SSerious mental illnesses are the second leading cause of disability in the United States. Colorado ranks last when it comes to need for care versus access to care for adults.
Since the beginning of the COVID-19 pandemic, the prevalence of mental illnesses has increase 25%, globally, leading to an unprecedented mental health crisis. However, only about 30% of people with mental illness are willing to seek treatment themselves. On top of that, 9 out of 10 people who do not seek professional help are members of minority groups. This kind of disparity should not exist. Now is the time for our healthcare system to revolutionize the approach we take to treating mental illness, modernize the way we think about mental health, and encourage the innovation of new treatments and their national accessibility. .
Mental and behavioral health issues have been a challenge in Colorado, and the pandemic has made it even harder for people of color to find the treatments and services they need. Statistically, more than half of ethnic minority Coloradans affected by mental illness do not seek medical treatment for themselves. Part of the challenge has included problems with scheduling appointments, lack of insurance coverage, and very limited availability of psychiatrists and psychologists. We need brain health care that is affordable and accessible to everyone, regardless of background.
As a leader of the African American business community, it is more apparent to me than ever that historically disadvantaged communities need our voice. We must ensure that all Coloradans have equal and affordable mental health care for themselves and their families. Additionally, we need to advance our work to educate our communities about the various free resources available to help them meet their brain health needs.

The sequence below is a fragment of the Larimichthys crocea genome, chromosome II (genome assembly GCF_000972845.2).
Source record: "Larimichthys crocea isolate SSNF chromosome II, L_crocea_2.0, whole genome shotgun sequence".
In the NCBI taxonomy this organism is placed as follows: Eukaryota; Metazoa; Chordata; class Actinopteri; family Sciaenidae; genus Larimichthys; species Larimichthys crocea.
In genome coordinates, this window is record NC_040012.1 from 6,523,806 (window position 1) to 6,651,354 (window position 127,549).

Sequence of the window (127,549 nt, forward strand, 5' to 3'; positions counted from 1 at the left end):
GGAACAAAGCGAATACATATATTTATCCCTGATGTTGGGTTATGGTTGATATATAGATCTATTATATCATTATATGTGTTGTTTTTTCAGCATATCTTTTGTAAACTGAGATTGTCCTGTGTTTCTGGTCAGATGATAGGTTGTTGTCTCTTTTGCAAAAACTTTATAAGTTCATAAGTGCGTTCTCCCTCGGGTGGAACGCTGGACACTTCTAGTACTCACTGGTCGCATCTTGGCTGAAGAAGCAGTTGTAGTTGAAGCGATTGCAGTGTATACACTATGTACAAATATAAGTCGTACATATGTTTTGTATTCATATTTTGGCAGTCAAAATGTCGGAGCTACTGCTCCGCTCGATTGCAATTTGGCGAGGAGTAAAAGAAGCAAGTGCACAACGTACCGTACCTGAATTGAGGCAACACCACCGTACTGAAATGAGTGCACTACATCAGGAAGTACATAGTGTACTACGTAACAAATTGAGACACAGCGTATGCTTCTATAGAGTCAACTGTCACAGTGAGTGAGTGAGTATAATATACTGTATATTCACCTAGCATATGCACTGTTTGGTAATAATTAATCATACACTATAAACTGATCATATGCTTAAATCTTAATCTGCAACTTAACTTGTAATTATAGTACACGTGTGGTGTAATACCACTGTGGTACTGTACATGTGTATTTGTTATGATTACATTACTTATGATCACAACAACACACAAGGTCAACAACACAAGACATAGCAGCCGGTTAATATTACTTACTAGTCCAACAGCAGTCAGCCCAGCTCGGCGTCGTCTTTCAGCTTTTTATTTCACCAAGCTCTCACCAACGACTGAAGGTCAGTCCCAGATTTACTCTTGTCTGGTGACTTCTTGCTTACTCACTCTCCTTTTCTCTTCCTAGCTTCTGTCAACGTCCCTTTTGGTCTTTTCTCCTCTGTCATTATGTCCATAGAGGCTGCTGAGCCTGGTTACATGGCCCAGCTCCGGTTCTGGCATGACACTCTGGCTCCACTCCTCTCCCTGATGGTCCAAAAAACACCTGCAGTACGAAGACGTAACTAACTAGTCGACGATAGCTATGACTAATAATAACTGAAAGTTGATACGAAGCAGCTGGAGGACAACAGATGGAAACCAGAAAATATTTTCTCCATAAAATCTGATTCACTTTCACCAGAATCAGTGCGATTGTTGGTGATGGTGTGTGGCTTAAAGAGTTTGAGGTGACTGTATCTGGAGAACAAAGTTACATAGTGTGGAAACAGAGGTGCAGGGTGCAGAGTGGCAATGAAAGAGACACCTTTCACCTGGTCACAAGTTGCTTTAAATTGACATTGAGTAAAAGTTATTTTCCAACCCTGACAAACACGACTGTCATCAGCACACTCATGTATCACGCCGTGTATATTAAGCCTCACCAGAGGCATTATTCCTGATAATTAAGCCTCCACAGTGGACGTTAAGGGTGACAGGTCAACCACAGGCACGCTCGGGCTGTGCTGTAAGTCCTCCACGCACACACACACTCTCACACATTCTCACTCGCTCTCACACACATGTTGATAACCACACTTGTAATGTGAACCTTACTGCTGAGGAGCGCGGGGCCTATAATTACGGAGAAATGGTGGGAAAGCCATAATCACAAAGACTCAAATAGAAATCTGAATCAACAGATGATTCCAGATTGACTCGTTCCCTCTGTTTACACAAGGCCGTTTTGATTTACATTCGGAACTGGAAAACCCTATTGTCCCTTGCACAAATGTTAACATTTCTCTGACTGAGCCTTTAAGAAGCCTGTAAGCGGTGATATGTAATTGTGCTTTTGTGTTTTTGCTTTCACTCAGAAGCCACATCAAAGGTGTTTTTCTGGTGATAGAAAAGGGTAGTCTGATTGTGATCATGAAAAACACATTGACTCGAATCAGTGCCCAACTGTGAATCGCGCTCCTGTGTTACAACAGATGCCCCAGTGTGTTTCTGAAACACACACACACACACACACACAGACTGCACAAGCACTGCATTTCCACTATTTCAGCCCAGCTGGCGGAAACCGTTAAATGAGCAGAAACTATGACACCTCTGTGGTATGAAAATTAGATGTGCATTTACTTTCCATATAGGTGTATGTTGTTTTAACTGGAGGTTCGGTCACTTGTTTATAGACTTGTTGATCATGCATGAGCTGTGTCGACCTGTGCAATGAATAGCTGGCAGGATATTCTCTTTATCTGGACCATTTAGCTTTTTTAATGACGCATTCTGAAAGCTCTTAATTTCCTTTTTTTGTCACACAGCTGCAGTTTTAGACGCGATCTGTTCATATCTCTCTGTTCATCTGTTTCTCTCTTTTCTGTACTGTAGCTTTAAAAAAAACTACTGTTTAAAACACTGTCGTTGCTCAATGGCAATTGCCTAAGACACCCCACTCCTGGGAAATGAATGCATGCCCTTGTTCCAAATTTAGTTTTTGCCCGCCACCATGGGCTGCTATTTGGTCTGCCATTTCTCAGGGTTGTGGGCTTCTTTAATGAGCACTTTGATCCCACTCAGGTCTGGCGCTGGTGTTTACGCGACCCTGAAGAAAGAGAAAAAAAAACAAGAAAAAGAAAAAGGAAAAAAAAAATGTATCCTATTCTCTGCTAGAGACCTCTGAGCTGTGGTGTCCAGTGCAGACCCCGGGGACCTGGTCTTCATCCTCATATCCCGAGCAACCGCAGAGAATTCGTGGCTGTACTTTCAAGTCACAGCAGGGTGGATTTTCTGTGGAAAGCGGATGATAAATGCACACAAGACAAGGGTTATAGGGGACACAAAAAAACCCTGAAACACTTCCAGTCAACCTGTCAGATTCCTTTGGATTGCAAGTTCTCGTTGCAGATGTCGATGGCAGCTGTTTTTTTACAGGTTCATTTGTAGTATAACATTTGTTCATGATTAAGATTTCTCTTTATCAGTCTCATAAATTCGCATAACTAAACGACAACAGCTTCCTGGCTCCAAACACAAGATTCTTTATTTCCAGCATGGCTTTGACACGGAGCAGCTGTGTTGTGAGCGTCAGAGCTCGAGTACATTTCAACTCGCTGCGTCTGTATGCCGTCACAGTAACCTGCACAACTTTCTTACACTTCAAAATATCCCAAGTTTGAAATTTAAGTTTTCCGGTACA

We need to streamline the way we treat major depressive disorder, encourage innovative solutions that improve the lives of patients with serious mental illnesses, and ensure patients have access to the treatments they need. Reinventing the way we treat major depression is essential, and that starts with creating an environment for innovative solutions. Patients with mental illness deserve to have all the options on the table and the freedom to pursue treatment pathways unique to their own circumstances.
Transforming our health care system and modernizing the way we think about mental illness would make it easier to talk about brain health. This would help make brain health resources more affordable and accessible. Significant reforms would also encourage more people to seek treatment, rather than leaving patients discouraged by preventive actions or in situations in which they downplay their mental health needs.
The stigma surrounding mental health has been around for a long time, keeping people away from treatment when they need it most. But why is the processing of the brain considered any different than any other human organ? Why is the conversation surrounding brain health and the abundance of treatment options less desirable?
The brain is the most important part of our body and we have failed to recognize and treat it as such. As a result, our nation’s mental illness treatment systems have stagnated for more than 60 years. The brain is an organ, and new therapeutic treatments must be at the forefront of solving our crisis surrounding mental health. Prioritizing brain health is essential and urgent.
Maya Wheeler is currently the Executive Director of the Colorado African Chamber of Commerce. The African Chamber of Commerce is the premier platform and trusted voice connecting the greater Colorado region to the African continent for business development aimed at creating growth and investment by empowering Colorado’s African business community.